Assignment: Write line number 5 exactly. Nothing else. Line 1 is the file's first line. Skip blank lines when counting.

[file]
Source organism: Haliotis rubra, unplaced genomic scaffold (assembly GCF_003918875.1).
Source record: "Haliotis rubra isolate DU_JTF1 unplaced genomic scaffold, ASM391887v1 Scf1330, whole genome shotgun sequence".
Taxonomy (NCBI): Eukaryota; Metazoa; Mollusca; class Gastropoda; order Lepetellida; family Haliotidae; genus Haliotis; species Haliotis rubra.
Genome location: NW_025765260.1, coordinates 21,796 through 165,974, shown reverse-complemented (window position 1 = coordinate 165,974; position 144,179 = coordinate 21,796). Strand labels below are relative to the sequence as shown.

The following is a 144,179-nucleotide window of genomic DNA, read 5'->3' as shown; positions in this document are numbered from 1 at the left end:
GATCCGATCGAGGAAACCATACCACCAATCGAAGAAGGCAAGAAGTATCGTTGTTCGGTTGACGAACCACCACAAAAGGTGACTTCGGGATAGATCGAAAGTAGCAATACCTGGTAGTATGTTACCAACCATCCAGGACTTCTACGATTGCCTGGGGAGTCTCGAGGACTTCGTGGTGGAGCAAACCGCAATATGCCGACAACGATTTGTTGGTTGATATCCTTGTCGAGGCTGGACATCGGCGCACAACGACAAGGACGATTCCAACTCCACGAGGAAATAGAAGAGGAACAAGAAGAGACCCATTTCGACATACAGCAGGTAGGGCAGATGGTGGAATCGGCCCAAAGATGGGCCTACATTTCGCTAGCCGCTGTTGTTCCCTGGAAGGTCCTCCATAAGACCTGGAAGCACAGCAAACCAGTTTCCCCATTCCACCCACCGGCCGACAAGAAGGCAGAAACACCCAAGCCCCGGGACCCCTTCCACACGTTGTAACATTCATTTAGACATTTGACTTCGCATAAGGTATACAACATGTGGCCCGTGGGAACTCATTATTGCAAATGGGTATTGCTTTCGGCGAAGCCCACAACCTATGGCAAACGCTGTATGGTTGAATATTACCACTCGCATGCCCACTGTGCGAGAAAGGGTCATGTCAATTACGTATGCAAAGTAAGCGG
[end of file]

The following is a 144,179-nucleotide window of genomic DNA, read 5'->3' as shown; positions in this document are numbered from 1 at the left end: